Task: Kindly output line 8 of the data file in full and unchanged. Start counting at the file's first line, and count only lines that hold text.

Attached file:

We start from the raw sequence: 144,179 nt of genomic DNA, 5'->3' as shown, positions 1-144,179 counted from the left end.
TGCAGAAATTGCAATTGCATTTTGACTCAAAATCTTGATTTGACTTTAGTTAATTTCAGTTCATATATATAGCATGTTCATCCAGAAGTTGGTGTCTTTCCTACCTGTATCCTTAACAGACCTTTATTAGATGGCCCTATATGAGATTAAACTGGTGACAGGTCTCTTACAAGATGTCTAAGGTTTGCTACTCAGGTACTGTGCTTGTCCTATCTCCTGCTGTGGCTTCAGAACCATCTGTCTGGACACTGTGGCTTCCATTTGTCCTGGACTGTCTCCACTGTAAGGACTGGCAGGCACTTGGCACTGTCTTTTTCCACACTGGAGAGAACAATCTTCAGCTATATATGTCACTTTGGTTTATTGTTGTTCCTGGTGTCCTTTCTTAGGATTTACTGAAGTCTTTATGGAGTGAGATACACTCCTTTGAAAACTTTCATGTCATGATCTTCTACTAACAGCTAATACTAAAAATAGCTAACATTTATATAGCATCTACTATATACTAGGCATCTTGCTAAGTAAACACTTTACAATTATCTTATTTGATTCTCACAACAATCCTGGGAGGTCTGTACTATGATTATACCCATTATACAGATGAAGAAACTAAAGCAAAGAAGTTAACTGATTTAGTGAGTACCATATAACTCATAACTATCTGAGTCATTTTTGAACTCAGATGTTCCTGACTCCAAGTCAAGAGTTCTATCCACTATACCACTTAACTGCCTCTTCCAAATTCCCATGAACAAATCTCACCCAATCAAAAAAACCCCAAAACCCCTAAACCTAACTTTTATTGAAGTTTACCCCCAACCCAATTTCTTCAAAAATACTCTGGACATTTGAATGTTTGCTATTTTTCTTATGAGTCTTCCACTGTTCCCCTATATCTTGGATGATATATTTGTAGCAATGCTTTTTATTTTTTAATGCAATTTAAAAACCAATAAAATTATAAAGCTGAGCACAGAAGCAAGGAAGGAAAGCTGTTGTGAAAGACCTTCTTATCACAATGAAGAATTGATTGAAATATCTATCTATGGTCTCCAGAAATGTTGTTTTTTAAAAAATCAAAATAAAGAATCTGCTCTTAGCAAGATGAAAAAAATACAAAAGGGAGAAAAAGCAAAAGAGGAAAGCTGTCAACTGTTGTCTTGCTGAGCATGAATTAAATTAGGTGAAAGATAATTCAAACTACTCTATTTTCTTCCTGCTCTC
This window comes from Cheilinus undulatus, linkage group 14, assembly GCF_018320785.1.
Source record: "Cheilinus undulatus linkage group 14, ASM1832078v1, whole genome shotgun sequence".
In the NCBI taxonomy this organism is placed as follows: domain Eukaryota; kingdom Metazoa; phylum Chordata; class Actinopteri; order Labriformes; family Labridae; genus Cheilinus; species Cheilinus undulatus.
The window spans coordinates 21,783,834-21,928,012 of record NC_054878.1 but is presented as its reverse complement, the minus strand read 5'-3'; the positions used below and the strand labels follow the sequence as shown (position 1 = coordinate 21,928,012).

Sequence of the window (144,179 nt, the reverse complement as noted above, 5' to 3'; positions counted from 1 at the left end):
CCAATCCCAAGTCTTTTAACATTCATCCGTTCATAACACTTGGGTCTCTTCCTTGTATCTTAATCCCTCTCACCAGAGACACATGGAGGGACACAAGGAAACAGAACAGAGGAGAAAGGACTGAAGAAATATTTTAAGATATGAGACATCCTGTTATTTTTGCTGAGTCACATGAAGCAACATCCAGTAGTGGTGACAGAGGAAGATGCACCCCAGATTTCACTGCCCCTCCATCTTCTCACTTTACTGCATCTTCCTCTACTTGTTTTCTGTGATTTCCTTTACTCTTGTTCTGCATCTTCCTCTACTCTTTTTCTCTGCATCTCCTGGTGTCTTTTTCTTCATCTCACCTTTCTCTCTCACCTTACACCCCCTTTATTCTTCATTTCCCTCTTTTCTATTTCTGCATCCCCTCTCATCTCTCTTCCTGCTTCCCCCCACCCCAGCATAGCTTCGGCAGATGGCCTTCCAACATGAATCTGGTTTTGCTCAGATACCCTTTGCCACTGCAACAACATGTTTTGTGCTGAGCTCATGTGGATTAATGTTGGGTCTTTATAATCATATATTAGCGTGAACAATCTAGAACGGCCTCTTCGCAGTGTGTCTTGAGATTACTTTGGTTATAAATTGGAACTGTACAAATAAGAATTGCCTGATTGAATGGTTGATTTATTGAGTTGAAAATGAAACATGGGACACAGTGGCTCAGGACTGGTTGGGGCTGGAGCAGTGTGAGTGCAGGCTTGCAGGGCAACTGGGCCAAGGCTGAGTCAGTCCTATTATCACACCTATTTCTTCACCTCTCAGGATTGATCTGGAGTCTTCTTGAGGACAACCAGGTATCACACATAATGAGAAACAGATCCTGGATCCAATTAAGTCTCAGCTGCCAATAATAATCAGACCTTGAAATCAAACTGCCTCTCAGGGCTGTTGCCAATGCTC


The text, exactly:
CCAATCCCAAGTCTTTTAACATTCATCCGTTCATAACACTTGGGTCTCTTCCTTGTATCTTAATCCCTCTCACCAGAGACACATGGAGGGACACAAGGAAACAGAACAGAGGAGAAAGGACTGAAGAAATATTTTAAGATATGAGACATCCTGTTATTTTTGCTGAGTCACATGAAGCAACATCCAGTAGTGGTGACAGAGGAAGATGCACCCCAGATTTCACTGCCCCTCCATCTTCTCACTTTACTGCATCTTCCTCTACTTGTTTTCTGTGATTTCCTTTACTCTTGTTCTGCATCTTCCTCTACTCTTTTTCTCTGCATCTCCTGGTGTCTTTTTCTTCATCTCACCTTTCTCTCTCACCTTACACCCCCTTTATTCTTCATTTCCCTCTTTTCTATTTCTGCATCCCCTCTCATCTCTCTTCCTGCTTCCCCCCACCCCAGCATAGCTTCGGCAGATGGCCTTCCAACATGAATCTGGTTTTGCTCAGATACCCTTTGCCACTGCAACAACATGTTTTGTGCTGAGCTCATGTGGATTAATGTTGGGTCTTTATAATCATATATTAGCGTGAACAATCTAGAACGGCCTCTTCGCAGTGTGTCTTGAGATTACTTTGGTTATAAATTGGAACTGTACAAATAAGAATTGCCTGATTGAATGGTTGATTTATTGAGTTGAAAATGAAACATGGGACACAGTGGCTCAGGACTGGTTGGGGCTGGAGCAGTGTGAGTGCAGGCTTGCAGGGCAACTGGGCCAAGGCTGAGTCAGTCCTATTATCACACCTATTTCTTCACCTCTCAGGATTGATCTGGAGTCTTCTTGAGGACAACCAGGTATCACACATAATGAGAAACAGATCCTGGATCCAATTAAGTCTCAGCTGCCAATAATAATCAGACCTTGAAATCAAACTGCCTCTCAGGGCTGTTGCCAATGCTC